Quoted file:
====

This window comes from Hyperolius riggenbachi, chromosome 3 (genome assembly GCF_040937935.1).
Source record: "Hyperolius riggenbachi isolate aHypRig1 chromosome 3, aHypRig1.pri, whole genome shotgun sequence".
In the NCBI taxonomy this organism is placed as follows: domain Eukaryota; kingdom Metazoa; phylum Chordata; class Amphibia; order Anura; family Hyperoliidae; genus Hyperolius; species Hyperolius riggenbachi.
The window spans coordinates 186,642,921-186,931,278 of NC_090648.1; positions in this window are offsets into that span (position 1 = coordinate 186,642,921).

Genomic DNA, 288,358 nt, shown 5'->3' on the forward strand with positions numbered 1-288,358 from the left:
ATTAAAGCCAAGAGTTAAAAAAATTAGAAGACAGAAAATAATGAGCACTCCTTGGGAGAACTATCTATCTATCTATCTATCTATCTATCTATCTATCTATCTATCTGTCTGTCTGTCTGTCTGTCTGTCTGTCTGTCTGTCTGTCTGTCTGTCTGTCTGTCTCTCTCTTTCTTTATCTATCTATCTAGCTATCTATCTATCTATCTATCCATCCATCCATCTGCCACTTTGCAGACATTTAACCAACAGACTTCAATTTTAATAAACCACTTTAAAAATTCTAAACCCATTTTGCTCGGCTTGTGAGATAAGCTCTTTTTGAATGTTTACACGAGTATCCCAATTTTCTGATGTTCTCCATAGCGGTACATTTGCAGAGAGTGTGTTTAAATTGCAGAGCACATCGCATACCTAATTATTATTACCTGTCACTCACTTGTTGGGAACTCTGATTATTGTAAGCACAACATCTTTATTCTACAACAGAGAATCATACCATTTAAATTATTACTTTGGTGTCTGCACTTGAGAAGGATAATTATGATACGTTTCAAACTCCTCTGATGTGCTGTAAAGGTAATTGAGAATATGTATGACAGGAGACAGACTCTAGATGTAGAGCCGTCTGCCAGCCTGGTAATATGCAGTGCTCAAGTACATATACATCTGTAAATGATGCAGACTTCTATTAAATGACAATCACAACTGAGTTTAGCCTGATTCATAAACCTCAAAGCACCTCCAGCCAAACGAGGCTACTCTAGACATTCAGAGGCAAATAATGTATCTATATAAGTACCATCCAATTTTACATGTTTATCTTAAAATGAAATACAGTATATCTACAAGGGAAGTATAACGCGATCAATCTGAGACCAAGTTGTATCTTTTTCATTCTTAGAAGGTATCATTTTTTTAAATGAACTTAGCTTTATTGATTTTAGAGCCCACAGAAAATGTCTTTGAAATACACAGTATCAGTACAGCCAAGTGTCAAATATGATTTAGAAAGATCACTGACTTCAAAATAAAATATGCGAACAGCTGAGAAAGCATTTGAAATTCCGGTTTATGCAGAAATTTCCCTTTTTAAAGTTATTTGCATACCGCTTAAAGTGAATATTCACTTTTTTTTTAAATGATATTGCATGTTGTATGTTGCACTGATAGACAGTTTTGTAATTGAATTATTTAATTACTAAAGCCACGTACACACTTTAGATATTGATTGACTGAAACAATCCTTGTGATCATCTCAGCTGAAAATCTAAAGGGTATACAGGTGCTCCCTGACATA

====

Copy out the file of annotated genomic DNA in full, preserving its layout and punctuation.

This window comes from Hyperolius riggenbachi, chromosome 3 (genome assembly GCF_040937935.1).
Source record: "Hyperolius riggenbachi isolate aHypRig1 chromosome 3, aHypRig1.pri, whole genome shotgun sequence".
In the NCBI taxonomy this organism is placed as follows: domain Eukaryota; kingdom Metazoa; phylum Chordata; class Amphibia; order Anura; family Hyperoliidae; genus Hyperolius; species Hyperolius riggenbachi.
The window spans coordinates 186,642,921-186,931,278 of NC_090648.1; positions in this window are offsets into that span (position 1 = coordinate 186,642,921).

Genomic DNA, 288,358 nt, shown 5'->3' on the forward strand with positions numbered 1-288,358 from the left:
ATTAAAGCCAAGAGTTAAAAAAATTAGAAGACAGAAAATAATGAGCACTCCTTGGGAGAACTATCTATCTATCTATCTATCTATCTATCTATCTATCTATCTATCTGTCTGTCTGTCTGTCTGTCTGTCTGTCTGTCTGTCTGTCTGTCTGTCTGTCTGTCTCTCTCTTTCTTTATCTATCTATCTAGCTATCTATCTATCTATCTATCCATCCATCCATCTGCCACTTTGCAGACATTTAACCAACAGACTTCAATTTTAATAAACCACTTTAAAAATTCTAAACCCATTTTGCTCGGCTTGTGAGATAAGCTCTTTTTGAATGTTTACACGAGTATCCCAATTTTCTGATGTTCTCCATAGCGGTACATTTGCAGAGAGTGTGTTTAAATTGCAGAGCACATCGCATACCTAATTATTATTACCTGTCACTCACTTGTTGGGAACTCTGATTATTGTAAGCACAACATCTTTATTCTACAACAGAGAATCATACCATTTAAATTATTACTTTGGTGTCTGCACTTGAGAAGGATAATTATGATACGTTTCAAACTCCTCTGATGTGCTGTAAAGGTAATTGAGAATATGTATGACAGGAGACAGACTCTAGATGTAGAGCCGTCTGCCAGCCTGGTAATATGCAGTGCTCAAGTACATATACATCTGTAAATGATGCAGACTTCTATTAAATGACAATCACAACTGAGTTTAGCCTGATTCATAAACCTCAAAGCACCTCCAGCCAAACGAGGCTACTCTAGACATTCAGAGGCAAATAATGTATCTATATAAGTACCATCCAATTTTACATGTTTATCTTAAAATGAAATACAGTATATCTACAAGGGAAGTATAACGCGATCAATCTGAGACCAAGTTGTATCTTTTTCATTCTTAGAAGGTATCATTTTTTTAAATGAACTTAGCTTTATTGATTTTAGAGCCCACAGAAAATGTCTTTGAAATACACAGTATCAGTACAGCCAAGTGTCAAATATGATTTAGAAAGATCACTGACTTCAAAATAAAATATGCGAACAGCTGAGAAAGCATTTGAAATTCCGGTTTATGCAGAAATTTCCCTTTTTAAAGTTATTTGCATACCGCTTAAAGTGAATATTCACTTTTTTTTTAAATGATATTGCATGTTGTATGTTGCACTGATAGACAGTTTTGTAATTGAATTATTTAATTACTAAAGCCACGTACACACTTTAGATATTGATTGACTGAAACAATCCTTGTGATCATCTCAGCTGAAAATCTAAAGGGTATACAGGTGCTCCCTGACATA